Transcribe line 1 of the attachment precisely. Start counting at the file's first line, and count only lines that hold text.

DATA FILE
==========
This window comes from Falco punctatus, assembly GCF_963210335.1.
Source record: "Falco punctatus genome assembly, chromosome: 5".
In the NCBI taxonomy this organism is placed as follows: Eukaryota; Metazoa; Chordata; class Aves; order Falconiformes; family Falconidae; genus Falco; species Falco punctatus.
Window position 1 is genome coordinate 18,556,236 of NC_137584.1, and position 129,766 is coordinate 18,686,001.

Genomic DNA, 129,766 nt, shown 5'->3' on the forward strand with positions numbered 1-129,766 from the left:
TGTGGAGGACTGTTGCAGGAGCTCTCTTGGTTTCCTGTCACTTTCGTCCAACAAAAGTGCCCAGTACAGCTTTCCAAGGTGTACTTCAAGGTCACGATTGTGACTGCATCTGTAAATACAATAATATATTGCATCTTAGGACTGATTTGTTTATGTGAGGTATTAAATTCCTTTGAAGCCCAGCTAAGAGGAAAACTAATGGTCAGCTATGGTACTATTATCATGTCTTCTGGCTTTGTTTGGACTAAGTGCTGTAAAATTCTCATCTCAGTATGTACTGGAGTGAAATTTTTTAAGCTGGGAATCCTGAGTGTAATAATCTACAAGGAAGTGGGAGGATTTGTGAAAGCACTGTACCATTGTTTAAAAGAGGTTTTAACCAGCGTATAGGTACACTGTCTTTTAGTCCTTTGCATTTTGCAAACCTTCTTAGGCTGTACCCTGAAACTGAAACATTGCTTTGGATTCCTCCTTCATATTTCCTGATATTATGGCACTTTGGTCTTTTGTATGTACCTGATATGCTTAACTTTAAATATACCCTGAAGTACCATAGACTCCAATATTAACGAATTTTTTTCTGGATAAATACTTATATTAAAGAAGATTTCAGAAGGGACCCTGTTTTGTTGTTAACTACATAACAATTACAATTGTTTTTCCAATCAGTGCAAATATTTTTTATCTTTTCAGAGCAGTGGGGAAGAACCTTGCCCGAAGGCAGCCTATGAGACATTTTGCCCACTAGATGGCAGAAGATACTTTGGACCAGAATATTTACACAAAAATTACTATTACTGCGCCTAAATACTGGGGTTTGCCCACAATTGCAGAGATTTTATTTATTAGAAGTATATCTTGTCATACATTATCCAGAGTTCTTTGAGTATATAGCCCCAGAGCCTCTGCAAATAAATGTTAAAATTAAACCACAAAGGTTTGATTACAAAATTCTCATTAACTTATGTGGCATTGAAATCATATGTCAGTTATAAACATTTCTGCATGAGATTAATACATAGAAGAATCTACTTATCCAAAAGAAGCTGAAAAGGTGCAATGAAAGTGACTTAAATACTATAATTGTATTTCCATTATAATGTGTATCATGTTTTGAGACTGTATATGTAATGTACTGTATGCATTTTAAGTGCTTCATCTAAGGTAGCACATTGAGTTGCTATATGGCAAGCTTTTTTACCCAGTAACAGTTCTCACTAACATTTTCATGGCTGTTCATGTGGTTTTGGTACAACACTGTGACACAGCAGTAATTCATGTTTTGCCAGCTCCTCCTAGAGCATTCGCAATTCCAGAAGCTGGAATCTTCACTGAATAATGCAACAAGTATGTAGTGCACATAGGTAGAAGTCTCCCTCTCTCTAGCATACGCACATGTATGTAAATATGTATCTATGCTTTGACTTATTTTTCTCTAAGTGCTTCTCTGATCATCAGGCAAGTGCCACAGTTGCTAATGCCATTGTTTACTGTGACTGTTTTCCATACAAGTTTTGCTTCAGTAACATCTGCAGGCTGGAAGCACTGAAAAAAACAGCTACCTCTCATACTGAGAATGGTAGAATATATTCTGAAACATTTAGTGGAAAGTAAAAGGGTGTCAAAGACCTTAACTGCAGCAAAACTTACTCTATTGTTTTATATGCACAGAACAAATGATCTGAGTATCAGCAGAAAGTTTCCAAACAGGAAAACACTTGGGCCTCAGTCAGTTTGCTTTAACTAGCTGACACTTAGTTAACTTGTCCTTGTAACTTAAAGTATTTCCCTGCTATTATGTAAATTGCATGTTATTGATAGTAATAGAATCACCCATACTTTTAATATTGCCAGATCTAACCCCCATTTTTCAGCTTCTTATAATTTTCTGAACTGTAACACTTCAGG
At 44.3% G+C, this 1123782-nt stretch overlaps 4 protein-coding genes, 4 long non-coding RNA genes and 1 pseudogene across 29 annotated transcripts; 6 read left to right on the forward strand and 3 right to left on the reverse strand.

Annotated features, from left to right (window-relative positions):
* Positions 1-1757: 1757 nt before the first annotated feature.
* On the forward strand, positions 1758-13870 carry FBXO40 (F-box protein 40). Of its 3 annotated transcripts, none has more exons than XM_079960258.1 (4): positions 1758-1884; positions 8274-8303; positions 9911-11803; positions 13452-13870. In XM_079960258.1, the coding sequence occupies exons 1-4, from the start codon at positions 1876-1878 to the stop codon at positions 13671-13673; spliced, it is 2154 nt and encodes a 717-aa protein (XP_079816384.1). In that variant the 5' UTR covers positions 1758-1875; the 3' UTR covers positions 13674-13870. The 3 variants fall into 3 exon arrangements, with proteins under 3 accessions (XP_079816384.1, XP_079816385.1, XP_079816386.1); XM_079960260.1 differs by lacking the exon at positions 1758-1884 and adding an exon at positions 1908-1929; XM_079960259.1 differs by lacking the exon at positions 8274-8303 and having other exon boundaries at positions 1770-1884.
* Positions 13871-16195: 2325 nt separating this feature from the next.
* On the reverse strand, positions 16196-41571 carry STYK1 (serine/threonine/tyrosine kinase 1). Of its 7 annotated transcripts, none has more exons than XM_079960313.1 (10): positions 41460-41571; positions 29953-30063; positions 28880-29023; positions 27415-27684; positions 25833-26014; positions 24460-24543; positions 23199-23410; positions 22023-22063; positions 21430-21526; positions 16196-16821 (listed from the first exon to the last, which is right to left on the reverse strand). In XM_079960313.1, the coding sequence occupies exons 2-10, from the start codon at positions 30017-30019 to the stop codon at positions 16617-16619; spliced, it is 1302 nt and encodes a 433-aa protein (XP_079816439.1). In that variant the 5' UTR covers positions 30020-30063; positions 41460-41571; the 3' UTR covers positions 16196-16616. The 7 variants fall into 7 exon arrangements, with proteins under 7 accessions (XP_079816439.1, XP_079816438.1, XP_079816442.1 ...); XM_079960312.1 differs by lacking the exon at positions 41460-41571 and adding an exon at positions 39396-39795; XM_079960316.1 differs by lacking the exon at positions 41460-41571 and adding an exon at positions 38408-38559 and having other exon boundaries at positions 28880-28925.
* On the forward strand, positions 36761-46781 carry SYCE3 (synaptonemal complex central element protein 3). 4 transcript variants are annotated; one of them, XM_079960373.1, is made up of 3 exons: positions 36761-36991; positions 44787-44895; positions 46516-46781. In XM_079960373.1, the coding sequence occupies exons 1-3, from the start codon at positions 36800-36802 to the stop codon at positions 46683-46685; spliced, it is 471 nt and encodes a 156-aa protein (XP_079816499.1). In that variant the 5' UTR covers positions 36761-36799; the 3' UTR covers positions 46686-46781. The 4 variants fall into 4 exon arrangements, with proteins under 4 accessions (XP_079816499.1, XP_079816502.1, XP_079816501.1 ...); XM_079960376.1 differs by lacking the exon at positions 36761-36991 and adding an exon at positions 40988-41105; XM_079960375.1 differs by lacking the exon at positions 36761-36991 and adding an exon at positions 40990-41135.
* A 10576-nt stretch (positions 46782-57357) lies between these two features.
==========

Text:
This window comes from Falco punctatus, assembly GCF_963210335.1.